In their paper published today in Nature Immunology, they showed that when the brake was removed in an experimental model, the NK cells were better able to protect the body against metastatic melanoma.

 

Natural Killer cells rely on a growth factor called Interleukin 15 (IL15) to activate. Dr Nicholson and Dr Huntington's research has shown that an inhibitor protein made inside the Natural Killer cells limits the ability of the NK cell to respond to IL15 and therefore kill cancer cells. By identifying for the first time how this protein inhibits NK cell responses, they now hope that a drug can be developed that will improve the NK cells' response to this growth factor and help patients fight cancer with their own immune system. "This is about learning how to activate the NK cells of the individual patient and boost their immune system to tackle the disease," Dr Huntington said.


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Biochemistry and Cell Biology of Tau in Neurofibrillary Degeneration

Biochemistry and Cell Biology of Tau in Neurofibrillary Degeneration | Amazing Science | Scoop.it

The tau protein is a subunit of one of the major hallmarks of Alzheimer disease (AD), the neurofibrillary tangles, and is therefore of major interest as an indicator of disease mechanisms. Many of the unusual properties of Tau can be explained by its nature as a natively unfolded protein. Examples are the large number of structural conformations and biochemical modifications (phosphorylation, proteolysis, glycosylation, and others), the multitude of interaction partners (mainly microtubules, but also other cytoskeletal proteins, kinases, and phosphatases, motor proteins, chaperones, and membrane proteins). The pathological aggregation of Tau is counterintuitive, given its high solubility, but can be rationalized by short hydrophobic motifs forming β structures. The aggregation of Tau is toxic in cell and animal models, but can be reversed by suppressing expression or by aggregation inhibitors. This review summarizes some of the structural, biochemical, and cell biological properties of Tau and Tau fibers. Further aspects of Tau as a diagnostic marker and therapeutic target, its involvement in other Tau-based diseases, and its histopathology are covered by other chapters in this volume.


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Krishan Maggon 's curator insight, May 18, 2:01 AM
Cold Spring Harb Perspect Med. 2012 Jul; 2(7): a006247. 
doi: 10.1101/cshperspect.a006247 PMCID: PMC3385935 

Biochemistry and Cell Biology of Tau Protein in Neurofibrillary Degeneration 

Eva-Maria Mandelkow and Eckhard Mandelkow

Image   Visualization of Tau and kinesin bound to microtubules.
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Gamma-retroviruses preferentially integrate near cancer-associated genes

Gamma-retroviruses preferentially integrate near cancer-associated genes | Amazing Science | Scoop.it

Identifying the sites where gamma-retroviruses commonly insert into the genome may help to identify genes associated with specific cancer types, according to a study published April 20, 2016 in the open-access journal PLOS ONE by Kathryn Gilroy at the University of Glasgow, UK, and colleagues.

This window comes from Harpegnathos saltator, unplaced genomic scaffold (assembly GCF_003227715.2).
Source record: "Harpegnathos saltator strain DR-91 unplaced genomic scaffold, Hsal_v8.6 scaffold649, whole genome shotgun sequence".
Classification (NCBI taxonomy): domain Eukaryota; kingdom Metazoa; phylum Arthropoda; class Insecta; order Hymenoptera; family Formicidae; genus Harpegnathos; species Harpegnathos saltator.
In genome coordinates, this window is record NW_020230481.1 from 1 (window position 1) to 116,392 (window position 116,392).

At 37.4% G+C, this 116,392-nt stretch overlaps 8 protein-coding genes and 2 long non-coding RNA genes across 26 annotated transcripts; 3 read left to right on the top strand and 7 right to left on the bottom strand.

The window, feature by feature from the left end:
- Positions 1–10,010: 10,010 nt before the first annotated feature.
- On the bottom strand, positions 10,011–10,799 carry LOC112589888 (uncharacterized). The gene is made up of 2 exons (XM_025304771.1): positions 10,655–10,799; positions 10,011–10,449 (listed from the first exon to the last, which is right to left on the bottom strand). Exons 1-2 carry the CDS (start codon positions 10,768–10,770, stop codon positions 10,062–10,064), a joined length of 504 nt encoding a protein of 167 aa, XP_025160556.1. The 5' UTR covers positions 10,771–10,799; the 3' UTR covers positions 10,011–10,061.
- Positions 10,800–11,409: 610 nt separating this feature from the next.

Gamma-retroviruses, such as feline leukaemia virus, tend to cause mutations when they insert into a host’s genome, and have been used as a tool to discover genes associated with cancer. However, this discovery process can be time consuming, requiring the collection of multiple tumors from animals and comparative genomic analyses. The authors of the present study sought to investigate the pattern of gamma-retrovirus insertion using deep sequencing to analyse common insertion sites for feline leukaemia virus in cell culture. The study was also expanded to analyze published genome insertion profiles of other gamma-retroviruses.

 

The authors found that the gamma-retroviruses preferentially inserted into cancer-driving genes, regardless of transcription levels, in a cell type-specific manner. This authors suggest that gamma-retrovirus integration profiling in vitro may be a tool to identify potential therapeutic target genes in different human cancer types.

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Penn Bioengineers Show Why Lab-made Stem Cells Might Fail: Errors in DNA Folding

Penn Bioengineers Show Why Lab-made Stem Cells Might Fail: Errors in DNA Folding | Amazing Science | Scoop.it

Induced pluripotent stem cells hold promise for regenerative medicine because they can, in theory, turn into any type of tissue and because they are made from a patient’s own adult cells, guaranteeing compatibility. However, the technique that turns adult cells into these iPS cells is not foolproof; after reverting to their pluripotent state, these cells don’t always correctly differentiate back into adult cells. 

 

Researchers from the University of Pennsylvania have now discovered one of the reasons why: the reversion process does not always fully capture the way a cell’s genome is folded up inside its nucleus. This folding configuration directly influences gene expression and therefore the functionality of the cell.